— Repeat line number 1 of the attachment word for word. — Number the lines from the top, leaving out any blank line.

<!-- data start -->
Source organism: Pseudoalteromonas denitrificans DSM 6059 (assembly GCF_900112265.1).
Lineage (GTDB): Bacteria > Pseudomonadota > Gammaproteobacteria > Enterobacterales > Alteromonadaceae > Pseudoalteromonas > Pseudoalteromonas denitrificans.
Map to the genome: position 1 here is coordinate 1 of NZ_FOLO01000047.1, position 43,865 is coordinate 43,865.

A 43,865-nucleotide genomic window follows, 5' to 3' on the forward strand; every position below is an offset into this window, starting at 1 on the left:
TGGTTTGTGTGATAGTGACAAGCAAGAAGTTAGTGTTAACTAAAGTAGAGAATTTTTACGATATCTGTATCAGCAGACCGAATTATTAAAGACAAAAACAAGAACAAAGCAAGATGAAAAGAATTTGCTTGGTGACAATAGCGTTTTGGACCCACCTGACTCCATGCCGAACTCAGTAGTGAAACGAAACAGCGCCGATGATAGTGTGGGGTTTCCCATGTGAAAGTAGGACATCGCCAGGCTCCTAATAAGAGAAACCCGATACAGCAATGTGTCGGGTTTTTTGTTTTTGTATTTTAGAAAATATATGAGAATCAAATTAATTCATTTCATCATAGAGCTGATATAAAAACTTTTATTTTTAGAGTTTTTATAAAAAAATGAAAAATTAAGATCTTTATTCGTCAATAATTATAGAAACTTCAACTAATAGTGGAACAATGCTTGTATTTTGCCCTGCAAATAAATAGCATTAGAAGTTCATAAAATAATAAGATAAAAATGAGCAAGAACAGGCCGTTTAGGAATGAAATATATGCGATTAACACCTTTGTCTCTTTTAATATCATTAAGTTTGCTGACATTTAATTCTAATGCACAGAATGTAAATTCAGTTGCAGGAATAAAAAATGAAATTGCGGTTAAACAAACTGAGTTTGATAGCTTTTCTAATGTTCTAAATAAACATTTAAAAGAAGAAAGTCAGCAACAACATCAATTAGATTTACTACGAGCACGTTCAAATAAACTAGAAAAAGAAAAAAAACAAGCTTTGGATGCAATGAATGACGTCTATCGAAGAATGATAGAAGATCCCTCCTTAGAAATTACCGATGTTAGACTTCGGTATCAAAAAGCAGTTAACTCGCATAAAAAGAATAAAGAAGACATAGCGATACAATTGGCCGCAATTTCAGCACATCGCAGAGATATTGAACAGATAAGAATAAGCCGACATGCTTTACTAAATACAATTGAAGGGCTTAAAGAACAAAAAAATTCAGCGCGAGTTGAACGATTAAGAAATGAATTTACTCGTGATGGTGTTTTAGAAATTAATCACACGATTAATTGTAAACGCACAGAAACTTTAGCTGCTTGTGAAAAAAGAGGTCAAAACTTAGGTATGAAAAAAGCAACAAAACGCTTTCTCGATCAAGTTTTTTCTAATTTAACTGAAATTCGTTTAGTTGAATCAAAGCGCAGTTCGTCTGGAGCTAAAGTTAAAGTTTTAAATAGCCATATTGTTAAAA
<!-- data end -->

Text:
Source organism: Pseudoalteromonas denitrificans DSM 6059 (assembly GCF_900112265.1).